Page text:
Feather-damaging behaviors (FDB) are not limited to plucking. It can turn into self-mutilation where the parrot chews on its own skin after removing the feathers. 

When a parrot plucks its feathers, the follicles may still be preserved and not permanently harmed. But in case of self-mutilation, the feathers follicles may be beyond repair and inhibit any new feathers from growing. 

Health Issues

Underlying health issues can prevent a parrot’s feathers from regrowing properly. It is hard to determine one possible condition without a medical examination so it is best to visit your avian vet.

Improper Diet 

Balanced nutrition is also crucial for the development of feathers. Without enough nutrients reaching the follicles, the feathers will not be able to gain proper shape and structure. Malnourishment can even lead to the development of dull and abnormal feathers.

How To Help My Parrot Grow Back Feathers?

In order to promote feather growth in parrots, you need to address the medical and environmental stressors that might be affecting their health. Along with this, you should also focus on helping improve the quality of feathers. Feather quality primarily improves during the growth phase, so it’s important to take utmost care of their feathers during this period.

Dietary Improvements

Diet is an important factor that impacts feather regrowth is nutrition. Fortunately, you have control over your parrot’s diet, so you can help them regrow its feathers by ensuring proper care.

Nutrition influences the growth of new feathers more than any other factor. When a parrot is regrowing feathers, it needs certain key nutrients in its diet for the feathers to form in proper order.

Feathers are mainly composed of keratin protein, so the demand for protein in the diet increases significantly when a parrot is molting. Protein is required for the formation of healthy and strong feathers.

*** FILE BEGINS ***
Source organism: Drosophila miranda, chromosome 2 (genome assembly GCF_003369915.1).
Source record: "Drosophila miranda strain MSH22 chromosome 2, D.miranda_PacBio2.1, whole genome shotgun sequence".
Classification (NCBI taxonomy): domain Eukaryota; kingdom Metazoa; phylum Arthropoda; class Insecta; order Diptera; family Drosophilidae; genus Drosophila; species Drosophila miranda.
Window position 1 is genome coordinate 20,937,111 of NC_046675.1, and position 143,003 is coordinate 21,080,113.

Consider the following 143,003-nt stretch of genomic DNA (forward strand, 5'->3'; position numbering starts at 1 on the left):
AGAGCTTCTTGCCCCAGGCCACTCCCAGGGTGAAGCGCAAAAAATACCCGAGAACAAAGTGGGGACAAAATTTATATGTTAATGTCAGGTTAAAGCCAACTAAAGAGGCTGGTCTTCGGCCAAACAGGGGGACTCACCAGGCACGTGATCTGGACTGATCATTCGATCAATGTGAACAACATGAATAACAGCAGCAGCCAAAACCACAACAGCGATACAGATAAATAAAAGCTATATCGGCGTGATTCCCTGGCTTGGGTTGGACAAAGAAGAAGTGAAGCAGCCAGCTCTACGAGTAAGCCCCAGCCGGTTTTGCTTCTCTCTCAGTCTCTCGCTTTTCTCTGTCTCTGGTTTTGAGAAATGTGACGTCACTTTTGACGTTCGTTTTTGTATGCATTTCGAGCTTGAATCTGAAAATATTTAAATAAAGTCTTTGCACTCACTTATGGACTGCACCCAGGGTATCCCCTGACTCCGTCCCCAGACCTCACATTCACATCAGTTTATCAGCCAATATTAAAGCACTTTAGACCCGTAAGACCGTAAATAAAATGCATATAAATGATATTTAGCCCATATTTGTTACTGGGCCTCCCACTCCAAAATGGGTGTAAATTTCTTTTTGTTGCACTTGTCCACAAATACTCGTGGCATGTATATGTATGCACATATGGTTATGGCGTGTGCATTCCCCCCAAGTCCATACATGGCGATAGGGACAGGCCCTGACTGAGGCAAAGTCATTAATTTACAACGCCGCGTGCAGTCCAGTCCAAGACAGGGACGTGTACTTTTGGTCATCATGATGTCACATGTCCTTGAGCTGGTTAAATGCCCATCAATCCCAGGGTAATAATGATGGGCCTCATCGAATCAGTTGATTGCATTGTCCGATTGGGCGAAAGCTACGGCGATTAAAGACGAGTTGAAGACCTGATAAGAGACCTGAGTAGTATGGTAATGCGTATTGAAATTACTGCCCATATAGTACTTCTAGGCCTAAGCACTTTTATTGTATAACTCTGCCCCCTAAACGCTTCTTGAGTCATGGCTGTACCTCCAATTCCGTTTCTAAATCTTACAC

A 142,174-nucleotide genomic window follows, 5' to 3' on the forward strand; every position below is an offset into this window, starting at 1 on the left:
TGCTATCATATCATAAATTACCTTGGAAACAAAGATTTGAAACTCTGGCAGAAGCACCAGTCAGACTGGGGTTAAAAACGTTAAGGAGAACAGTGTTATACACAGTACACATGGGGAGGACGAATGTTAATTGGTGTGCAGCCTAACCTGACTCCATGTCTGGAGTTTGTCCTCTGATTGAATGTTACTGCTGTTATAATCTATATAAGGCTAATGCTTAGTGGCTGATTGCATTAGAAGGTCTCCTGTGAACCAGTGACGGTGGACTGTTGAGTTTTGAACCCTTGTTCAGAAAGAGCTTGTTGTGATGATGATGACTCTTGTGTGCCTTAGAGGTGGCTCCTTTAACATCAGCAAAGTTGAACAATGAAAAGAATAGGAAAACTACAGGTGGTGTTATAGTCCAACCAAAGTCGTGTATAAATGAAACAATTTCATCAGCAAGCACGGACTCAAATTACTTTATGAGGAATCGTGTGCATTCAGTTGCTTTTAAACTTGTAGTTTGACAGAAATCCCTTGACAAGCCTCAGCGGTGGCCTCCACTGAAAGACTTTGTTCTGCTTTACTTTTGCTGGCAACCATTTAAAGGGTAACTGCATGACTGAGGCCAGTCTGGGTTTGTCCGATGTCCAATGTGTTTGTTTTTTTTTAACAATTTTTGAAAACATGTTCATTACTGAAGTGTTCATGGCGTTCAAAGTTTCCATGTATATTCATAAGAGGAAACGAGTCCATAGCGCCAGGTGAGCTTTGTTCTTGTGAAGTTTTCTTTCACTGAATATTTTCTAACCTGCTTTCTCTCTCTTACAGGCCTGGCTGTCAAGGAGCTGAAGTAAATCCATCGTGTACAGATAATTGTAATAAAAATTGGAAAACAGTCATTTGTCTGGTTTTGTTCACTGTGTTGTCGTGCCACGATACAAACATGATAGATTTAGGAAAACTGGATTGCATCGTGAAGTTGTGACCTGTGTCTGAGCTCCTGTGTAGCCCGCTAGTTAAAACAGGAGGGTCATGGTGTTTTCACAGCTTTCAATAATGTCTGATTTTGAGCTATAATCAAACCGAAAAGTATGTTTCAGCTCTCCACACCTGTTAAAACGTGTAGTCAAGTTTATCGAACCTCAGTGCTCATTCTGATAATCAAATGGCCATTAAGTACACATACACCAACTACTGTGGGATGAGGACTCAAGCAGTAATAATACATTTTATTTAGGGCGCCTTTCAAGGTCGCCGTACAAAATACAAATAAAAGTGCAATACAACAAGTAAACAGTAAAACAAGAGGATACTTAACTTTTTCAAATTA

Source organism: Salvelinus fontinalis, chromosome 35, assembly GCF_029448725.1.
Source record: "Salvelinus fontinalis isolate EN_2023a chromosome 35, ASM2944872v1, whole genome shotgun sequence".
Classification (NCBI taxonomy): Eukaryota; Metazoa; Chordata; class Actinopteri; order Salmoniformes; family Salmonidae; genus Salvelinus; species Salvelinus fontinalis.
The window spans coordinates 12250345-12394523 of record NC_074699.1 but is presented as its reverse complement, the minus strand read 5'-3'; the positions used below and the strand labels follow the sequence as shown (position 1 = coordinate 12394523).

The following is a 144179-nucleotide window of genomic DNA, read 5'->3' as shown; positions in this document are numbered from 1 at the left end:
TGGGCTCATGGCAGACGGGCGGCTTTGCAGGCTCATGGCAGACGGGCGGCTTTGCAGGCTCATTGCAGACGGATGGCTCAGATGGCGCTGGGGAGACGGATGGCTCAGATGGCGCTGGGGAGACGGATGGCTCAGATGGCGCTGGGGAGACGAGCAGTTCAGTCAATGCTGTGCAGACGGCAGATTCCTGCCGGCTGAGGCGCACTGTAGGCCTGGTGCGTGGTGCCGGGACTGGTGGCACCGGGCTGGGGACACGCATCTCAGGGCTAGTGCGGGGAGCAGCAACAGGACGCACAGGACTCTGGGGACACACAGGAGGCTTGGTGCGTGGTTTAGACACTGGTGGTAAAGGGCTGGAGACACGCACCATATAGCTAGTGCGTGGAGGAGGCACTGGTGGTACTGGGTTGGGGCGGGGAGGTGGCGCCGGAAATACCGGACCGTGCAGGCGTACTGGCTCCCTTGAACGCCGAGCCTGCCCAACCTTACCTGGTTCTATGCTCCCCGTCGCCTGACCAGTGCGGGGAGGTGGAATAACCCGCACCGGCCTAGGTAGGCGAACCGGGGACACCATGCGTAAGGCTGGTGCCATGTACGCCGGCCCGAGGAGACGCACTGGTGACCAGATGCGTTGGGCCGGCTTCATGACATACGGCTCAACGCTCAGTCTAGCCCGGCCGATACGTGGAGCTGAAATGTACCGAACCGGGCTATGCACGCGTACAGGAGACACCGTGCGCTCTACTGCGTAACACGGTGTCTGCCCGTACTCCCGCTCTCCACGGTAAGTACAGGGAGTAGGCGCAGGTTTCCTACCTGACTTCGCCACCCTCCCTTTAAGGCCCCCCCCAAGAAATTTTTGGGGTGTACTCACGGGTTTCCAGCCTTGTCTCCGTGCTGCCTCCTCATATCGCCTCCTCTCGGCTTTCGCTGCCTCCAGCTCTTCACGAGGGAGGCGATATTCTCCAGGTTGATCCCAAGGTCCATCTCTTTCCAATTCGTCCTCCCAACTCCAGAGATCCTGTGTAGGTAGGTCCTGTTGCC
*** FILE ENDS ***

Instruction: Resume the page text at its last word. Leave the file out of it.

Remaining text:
Along with protein, providing a balanced diet rich in vitamins and minerals is essential for enhancing feather quality in parrots.

Vitamin A is also an important nutrient for healthy skin and feathers in parrots. A deficiency in vitamin A can lead to dry, brittle feathers and has been associated with feather plucking. Carrots, sweet potatoes, spinach, and kale are some good sources of vitamin A.

Adequate sleep

Growing new feathers is physically exhausting for parrots. It takes a lot of nutritional resources from their bodies which can enervate them.

During this time it is essential that your parrot gets enough sleep. Sleep plays an essential role in supporting feather growth by increasing blood flow to the follicles and providing the necessary nutrients to the developing feathers. 

Natural Sunlight 

The amount of sunlight (photoperiod) parrots receive is one of the factors that determine their molting patterns. So sufficient exposure to natural sunlight can ensure that they have a proper molt.

Also, sunlight helps parrots get their daily intake of vitamin D, which is one of the essential nutrients for promoting healthy feather growth.

Stress-Free Environment

Stress not only hinders the regrowth of feathers but it can be one of the biggest triggers for feather-damaging behaviors and excessive grooming. 

Sometimes, when a bird is exposed to stress for long periods, it can show up on its feathers as stress bars. Stress may also lead to an overall poor quality of feathers.

So to make sure your parrot grows healthy and lustrous feathers, ensure that their environment is stress-free. Allow them time outside of the cage and give them enough socializing opportunities.

Dorson Joseph
Dorson Joseph

I'm Dorson, a bird enthusiast who's had a lifelong fascination for the avian world. I am a parent to my beloved Senegal parrot and budgie, which has deepened my love for avian creatures and taught me a lot over the years. I co-run a bird store and care center with my friends, where we work with experienced professionals to care for our flock. Now, I find great joy in sharing my knowledge with others, hoping to assist fellow bird keepers and enthusiasts in understanding birds and helping them live happy lives.